Single A-level Mathematicians

Each year a number of students with just a single A-level in mathematics apply to read Mathematics, Computer Science, or joint honours courses at Oxford. We encourage candidates for these courses to study whatever mathematics is available to them at school, but realise that many students do not have the opportunity to take Further Mathematics, or may have to teach themselves. If your school or college does not offer Further Mathematics, then you may wish to contact the Advanced Maths Support Programme to see if they can help you learn Further Maths.

Statistics show that single A-level mathematicians are just as successful studying at Oxford as others; however, the transition to university level maths can be somewhat harder. College tutors often ask such students to do extra reading over the summer before coming to Oxford, and the personalized nature of Oxford's tutorial system is especially suited to deal with the different educational backgrounds of new students.

The page Bridging the Gap contains material aimed at facilitating this transition. The original notes have now been expanded and revised into a book "Towards Higher Mathematics: A Companion" by Richard Earl, published by Cambridge University Press.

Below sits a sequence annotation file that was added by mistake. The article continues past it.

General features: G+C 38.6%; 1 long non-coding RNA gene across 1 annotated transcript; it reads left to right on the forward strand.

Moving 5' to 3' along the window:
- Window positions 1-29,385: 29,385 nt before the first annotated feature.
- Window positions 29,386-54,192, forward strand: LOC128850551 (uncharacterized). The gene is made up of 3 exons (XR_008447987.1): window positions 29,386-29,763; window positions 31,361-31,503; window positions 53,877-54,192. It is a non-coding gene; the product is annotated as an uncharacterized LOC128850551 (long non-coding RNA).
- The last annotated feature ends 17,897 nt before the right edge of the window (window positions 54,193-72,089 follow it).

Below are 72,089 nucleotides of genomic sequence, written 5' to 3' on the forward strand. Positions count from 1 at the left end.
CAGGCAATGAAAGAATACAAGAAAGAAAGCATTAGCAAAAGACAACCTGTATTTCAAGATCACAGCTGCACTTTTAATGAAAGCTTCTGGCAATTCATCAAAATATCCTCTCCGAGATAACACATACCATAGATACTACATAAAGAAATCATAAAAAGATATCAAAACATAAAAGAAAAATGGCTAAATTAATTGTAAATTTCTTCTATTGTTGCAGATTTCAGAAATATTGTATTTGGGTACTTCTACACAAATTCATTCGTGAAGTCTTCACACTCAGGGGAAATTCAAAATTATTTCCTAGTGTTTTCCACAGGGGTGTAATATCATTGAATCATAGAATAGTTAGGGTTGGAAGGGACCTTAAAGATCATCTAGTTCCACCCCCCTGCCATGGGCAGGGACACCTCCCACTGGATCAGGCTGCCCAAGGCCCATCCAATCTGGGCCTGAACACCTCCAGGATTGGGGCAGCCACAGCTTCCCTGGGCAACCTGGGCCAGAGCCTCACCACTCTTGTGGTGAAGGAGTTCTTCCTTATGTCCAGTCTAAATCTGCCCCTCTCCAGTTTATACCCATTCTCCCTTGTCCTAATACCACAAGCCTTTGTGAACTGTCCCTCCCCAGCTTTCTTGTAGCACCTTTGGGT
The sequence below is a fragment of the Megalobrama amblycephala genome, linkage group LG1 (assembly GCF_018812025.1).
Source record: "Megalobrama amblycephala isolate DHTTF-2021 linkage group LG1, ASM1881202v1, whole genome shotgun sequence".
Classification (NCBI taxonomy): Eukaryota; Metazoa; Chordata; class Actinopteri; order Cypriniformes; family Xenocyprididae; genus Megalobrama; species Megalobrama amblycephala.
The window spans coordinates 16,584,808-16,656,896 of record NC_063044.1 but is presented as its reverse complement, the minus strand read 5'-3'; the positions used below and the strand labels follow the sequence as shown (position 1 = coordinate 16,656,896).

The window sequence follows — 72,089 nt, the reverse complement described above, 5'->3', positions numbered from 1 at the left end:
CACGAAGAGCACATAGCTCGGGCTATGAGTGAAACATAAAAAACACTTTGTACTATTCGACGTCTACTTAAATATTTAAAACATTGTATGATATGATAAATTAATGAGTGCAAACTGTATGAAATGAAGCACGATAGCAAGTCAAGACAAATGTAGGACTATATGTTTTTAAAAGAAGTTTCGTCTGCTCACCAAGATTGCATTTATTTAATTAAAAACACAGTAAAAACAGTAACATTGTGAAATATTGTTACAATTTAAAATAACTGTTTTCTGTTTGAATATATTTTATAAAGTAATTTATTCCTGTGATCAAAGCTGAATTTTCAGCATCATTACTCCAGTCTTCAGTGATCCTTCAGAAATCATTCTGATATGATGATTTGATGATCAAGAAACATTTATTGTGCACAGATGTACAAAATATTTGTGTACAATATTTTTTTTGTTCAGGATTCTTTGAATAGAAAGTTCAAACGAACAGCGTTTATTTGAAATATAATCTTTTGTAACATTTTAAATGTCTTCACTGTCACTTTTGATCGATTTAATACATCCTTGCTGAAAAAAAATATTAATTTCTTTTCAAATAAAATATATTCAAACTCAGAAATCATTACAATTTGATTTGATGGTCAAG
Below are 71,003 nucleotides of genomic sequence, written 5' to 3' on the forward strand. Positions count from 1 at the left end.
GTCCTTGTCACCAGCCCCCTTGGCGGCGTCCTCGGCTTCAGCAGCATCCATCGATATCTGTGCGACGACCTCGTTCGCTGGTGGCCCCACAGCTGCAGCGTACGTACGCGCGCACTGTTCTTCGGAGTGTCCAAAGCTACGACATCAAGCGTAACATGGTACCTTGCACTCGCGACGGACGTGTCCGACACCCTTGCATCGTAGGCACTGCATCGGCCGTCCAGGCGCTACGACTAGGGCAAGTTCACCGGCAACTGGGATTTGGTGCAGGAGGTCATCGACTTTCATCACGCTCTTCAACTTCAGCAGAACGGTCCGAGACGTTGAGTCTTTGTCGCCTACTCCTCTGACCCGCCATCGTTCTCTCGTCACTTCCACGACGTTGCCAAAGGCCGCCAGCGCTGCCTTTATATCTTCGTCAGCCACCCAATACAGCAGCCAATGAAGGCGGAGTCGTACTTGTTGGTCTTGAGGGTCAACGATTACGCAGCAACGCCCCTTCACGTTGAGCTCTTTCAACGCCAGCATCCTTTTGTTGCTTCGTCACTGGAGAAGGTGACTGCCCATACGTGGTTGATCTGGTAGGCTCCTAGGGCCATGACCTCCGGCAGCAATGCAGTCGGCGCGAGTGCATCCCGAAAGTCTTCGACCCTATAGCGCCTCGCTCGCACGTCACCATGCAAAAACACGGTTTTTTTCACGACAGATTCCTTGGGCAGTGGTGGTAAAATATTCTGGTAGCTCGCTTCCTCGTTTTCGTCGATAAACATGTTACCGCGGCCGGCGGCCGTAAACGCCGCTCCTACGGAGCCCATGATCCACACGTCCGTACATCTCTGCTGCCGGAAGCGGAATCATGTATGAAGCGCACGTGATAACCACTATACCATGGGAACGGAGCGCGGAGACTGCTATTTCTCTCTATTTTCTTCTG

Several years ago, a series of classes was run for students with single A-level maths during their first term at Oxford, aimed at making the transition to university level mathematics easier. The handouts for some of these classes are below:

  1. Vectors and Matrices
    Algebra of vectors and matrices. 2x2 matrices. Inverses. Determinants. Simultaneous linear equations. Standard transformations of the plane.
  2. Techniques of Integration
    Integration by Parts. Substitution. Rational functions. Partial fractions. Trigonometric substitutions. Numerical methods.
  3. Differential Equations
    Linear differential equations with constant coefficients. Homogeneous and inhomogeneous equations. Integrating Factors. Homogeneous polar equations.
  4. Complex Numbers
    Cartesian and polar form of a complex number. The Argand diagram. Roots of unity. The relationship between exponential and trigonometric functions.
  5. Induction and Recursion
    Using induction in sums and integrals. Further applications. Linear Difference Equations. Ties with Linear Algebra.
  6. Taylor Series (no pdf available)
    Definitions. The Taylor series of standard functions. Convergence issues. Applications in differential equations. Generating Functions.
  7. Abstract Algebra (no pdf available)
    The integers. Prime Numbers. Modular arithmetic. Definition of a group. Examples.